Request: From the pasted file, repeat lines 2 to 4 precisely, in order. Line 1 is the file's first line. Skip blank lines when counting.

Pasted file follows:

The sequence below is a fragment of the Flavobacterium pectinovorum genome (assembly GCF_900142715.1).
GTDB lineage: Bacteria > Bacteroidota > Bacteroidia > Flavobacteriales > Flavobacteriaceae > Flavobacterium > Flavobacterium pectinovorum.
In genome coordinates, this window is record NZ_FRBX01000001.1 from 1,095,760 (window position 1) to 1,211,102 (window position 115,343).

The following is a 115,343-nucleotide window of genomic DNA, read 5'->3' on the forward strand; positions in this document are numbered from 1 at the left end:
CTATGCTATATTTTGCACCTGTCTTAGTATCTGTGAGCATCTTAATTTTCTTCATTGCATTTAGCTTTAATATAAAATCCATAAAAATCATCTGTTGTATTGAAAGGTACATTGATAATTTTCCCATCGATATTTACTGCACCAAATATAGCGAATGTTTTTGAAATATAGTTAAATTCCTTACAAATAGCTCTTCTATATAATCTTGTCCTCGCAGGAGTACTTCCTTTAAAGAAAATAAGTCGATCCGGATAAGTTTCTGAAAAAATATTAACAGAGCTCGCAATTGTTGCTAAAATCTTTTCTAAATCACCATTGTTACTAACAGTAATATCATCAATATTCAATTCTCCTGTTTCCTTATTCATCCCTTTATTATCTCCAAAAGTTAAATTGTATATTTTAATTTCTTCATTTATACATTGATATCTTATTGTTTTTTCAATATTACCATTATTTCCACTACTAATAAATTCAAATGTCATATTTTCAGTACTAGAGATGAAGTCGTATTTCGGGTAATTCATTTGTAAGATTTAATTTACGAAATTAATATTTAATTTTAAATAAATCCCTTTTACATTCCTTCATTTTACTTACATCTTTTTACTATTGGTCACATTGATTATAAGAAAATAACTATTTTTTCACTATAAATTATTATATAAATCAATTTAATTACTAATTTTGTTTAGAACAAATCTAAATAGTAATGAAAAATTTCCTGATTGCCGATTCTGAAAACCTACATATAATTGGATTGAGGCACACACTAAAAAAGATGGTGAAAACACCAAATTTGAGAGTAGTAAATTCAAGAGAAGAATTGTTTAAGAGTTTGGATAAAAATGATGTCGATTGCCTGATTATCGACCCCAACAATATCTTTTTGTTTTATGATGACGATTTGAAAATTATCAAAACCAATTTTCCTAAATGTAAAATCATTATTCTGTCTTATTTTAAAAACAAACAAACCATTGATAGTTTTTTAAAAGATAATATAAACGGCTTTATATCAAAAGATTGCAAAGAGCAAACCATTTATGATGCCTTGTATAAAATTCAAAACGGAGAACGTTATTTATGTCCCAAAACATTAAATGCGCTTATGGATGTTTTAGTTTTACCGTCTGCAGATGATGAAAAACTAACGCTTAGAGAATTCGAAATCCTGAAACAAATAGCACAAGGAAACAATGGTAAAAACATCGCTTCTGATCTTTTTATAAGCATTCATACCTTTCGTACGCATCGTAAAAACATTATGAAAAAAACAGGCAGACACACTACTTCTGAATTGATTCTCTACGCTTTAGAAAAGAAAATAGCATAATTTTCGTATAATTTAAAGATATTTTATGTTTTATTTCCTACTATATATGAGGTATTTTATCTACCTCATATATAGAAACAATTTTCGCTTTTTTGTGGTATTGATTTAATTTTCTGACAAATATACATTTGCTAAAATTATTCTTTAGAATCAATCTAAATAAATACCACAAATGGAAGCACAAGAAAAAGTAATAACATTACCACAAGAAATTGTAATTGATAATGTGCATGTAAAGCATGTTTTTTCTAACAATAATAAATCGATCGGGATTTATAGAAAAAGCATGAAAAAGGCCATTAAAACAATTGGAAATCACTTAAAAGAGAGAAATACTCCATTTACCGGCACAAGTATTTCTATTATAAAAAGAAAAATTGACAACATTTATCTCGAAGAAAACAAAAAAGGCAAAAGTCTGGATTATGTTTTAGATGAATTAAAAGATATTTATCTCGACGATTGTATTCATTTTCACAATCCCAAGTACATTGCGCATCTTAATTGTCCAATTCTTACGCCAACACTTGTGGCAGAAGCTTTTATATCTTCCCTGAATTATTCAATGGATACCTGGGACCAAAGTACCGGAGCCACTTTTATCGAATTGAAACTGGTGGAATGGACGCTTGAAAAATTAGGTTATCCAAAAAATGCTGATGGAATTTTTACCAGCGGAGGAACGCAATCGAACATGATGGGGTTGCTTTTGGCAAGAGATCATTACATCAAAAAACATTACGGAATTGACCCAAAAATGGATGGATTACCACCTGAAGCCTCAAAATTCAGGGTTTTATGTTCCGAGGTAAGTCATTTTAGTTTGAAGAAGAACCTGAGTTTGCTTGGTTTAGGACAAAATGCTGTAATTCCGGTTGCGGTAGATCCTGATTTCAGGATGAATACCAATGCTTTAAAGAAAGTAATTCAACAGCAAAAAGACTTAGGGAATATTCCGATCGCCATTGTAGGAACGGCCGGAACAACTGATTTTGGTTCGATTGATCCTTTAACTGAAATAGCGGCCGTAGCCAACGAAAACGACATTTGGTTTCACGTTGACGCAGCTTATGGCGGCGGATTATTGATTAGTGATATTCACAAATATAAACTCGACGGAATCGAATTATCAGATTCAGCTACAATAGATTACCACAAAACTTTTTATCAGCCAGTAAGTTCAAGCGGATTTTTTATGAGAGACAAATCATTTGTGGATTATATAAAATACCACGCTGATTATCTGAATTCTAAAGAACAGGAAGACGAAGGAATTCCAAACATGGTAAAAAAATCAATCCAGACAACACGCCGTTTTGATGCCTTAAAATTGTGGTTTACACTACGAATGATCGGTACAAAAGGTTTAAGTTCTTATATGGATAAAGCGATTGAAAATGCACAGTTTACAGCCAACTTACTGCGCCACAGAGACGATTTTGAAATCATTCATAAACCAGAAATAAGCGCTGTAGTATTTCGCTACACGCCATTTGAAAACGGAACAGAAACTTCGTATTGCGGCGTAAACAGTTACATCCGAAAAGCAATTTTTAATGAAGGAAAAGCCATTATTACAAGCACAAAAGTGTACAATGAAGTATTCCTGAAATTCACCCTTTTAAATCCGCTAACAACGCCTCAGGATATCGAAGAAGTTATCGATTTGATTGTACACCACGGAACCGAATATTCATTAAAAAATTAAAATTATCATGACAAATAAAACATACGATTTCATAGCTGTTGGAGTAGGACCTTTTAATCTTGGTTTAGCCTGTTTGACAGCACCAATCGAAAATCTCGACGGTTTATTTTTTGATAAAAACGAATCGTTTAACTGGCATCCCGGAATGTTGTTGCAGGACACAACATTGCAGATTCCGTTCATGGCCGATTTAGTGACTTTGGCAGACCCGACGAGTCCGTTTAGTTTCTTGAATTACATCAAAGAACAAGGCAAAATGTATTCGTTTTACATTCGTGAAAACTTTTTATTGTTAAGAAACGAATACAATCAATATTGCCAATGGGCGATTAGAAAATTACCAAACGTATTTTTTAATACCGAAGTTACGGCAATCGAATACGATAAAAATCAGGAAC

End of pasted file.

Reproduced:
GTDB lineage: Bacteria > Bacteroidota > Bacteroidia > Flavobacteriales > Flavobacteriaceae > Flavobacterium > Flavobacterium pectinovorum.
In genome coordinates, this window is record NZ_FRBX01000001.1 from 1,095,760 (window position 1) to 1,211,102 (window position 115,343).

The following is a 115,343-nucleotide window of genomic DNA, read 5'->3' on the forward strand; positions in this document are numbered from 1 at the left end: